Category Archives: South Yarra

Bending the restaurant rules… Pawn & Co

Shopping on Chapel Street has been given a new meaning at Pawn & Co, a thrift shop and bar that needs to be seen to be believed. Found high above Chapel Street, this bar may be the only place in the world where everything is for sale. From the furniture down to the glassware, owners Steve Wools and Josh Lefers of Big Dog Creative have proven that everything has a price. At Pawn & Co the interiors are nostalgic for the Prohibition-era, with an old-school wooden bar, velvet booths and tens of books lining the shelves, all ingeniously cut away to make room for a flask – which is for sale, of course.

Take a trip to the Prohibition era at Pawn & Co

Take a trip to the Prohibition era at Pawn & Co

With a room that is as much about the selling as it is the drinking, the menu is based on bites that can travel. Meatballs here are the order of the day, to be eaten separately or made into sliders, but with flavour combinations like Jamaican chicken; pork and apple; and double-bacon cheeseburger, it may be difficult to settle on just one. Just save some room for the ice-cream balls too. Each dish can be paired with a shot suggestion but for a taste of something a little more unusual try the cocktail list, which even features some creations made with absinthe. With regularly scheduled auctions organised to sell their wares, Pawn & Co offers the perfect escape from reality – just don’t let the green fairy do the bidding for you.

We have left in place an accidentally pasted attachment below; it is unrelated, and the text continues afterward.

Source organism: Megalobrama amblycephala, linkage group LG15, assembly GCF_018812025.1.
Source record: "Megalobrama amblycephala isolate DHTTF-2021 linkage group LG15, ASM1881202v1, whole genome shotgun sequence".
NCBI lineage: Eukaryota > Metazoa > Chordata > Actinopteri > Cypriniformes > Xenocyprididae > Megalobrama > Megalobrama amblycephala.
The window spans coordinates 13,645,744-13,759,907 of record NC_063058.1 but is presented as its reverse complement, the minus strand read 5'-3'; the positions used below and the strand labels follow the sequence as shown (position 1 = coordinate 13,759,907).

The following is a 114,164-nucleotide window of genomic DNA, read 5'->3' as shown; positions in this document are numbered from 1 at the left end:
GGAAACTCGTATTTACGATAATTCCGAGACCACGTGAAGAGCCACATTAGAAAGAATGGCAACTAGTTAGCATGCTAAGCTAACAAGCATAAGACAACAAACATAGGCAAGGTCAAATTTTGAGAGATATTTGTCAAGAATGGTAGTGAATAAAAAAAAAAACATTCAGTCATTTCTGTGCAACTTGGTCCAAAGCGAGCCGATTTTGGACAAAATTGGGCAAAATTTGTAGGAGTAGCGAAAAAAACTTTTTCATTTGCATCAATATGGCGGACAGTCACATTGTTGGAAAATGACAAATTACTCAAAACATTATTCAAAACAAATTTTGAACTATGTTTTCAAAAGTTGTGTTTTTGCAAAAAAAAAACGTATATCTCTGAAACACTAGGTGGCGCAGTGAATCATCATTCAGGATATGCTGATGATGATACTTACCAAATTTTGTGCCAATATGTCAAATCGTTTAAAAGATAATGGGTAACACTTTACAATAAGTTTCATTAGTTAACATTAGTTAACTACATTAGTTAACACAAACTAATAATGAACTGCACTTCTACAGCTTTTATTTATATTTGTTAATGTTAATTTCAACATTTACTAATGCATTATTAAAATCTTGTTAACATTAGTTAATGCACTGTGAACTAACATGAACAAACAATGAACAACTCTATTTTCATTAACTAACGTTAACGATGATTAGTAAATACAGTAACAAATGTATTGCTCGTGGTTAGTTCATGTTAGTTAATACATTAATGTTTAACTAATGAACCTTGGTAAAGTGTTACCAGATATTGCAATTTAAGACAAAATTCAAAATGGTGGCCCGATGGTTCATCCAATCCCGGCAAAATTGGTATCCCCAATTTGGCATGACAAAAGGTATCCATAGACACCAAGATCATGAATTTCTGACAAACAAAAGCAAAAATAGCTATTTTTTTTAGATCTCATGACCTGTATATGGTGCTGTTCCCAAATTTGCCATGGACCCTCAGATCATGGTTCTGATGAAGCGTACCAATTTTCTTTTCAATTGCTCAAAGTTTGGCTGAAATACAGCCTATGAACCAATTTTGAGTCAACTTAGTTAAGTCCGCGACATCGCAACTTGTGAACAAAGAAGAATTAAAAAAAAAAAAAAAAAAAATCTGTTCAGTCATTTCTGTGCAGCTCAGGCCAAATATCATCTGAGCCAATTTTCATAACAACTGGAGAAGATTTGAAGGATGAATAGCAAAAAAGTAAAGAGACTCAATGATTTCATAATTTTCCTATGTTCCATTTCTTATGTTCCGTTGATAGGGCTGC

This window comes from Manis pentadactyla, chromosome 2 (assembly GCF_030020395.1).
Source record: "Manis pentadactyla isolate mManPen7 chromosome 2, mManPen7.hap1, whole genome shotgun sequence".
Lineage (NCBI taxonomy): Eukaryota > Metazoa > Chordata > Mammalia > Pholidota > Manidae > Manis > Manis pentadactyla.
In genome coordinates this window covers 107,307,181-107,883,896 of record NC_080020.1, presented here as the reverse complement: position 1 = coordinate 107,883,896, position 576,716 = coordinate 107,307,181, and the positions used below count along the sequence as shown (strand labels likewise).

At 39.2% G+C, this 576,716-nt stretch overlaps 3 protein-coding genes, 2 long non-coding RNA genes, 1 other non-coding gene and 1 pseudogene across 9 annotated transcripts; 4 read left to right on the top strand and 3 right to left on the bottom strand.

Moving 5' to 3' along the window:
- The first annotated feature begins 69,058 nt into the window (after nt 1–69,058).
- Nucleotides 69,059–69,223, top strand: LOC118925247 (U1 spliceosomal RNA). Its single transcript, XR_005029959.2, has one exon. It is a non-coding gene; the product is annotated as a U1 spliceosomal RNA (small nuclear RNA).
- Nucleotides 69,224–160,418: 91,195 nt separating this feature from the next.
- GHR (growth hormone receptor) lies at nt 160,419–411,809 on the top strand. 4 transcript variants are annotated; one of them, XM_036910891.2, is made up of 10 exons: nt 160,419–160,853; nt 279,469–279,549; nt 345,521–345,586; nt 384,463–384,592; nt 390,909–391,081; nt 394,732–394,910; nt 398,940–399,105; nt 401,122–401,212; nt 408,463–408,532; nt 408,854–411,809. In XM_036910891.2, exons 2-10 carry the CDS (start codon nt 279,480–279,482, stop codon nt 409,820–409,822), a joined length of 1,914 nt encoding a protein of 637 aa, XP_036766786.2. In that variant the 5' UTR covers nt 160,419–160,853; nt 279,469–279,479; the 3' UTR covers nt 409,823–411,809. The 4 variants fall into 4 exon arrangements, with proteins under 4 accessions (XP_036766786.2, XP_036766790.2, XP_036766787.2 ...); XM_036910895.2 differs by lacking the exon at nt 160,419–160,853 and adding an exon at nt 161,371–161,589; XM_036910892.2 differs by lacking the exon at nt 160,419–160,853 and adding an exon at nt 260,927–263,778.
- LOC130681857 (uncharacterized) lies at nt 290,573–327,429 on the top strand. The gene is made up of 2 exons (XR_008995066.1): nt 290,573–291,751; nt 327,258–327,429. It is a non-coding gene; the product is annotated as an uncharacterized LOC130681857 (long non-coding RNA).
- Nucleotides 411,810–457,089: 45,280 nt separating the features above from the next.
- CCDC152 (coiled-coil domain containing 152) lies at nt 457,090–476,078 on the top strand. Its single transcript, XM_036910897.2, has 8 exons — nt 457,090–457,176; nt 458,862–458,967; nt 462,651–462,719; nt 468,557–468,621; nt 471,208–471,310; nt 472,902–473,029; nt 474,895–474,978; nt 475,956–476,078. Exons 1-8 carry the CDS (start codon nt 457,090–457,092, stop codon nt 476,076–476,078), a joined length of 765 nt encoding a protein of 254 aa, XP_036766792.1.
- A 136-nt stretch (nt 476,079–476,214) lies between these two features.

Aphrodite Vlahos

Read more about Pawn & Co here

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Upholding the Reymond reputation: Bistro Gitan

Siblings Antoine, Edouard and Nathalie Reymond – and yes, their father is none other than renowned French Chef Jacques Reymond – have joined arms to create Bistro Gitan – a charming restaurant that proves that French fare doesn’t need to be all high-class.

Antoine Reymond with our Melbourne food writer, Aphrodite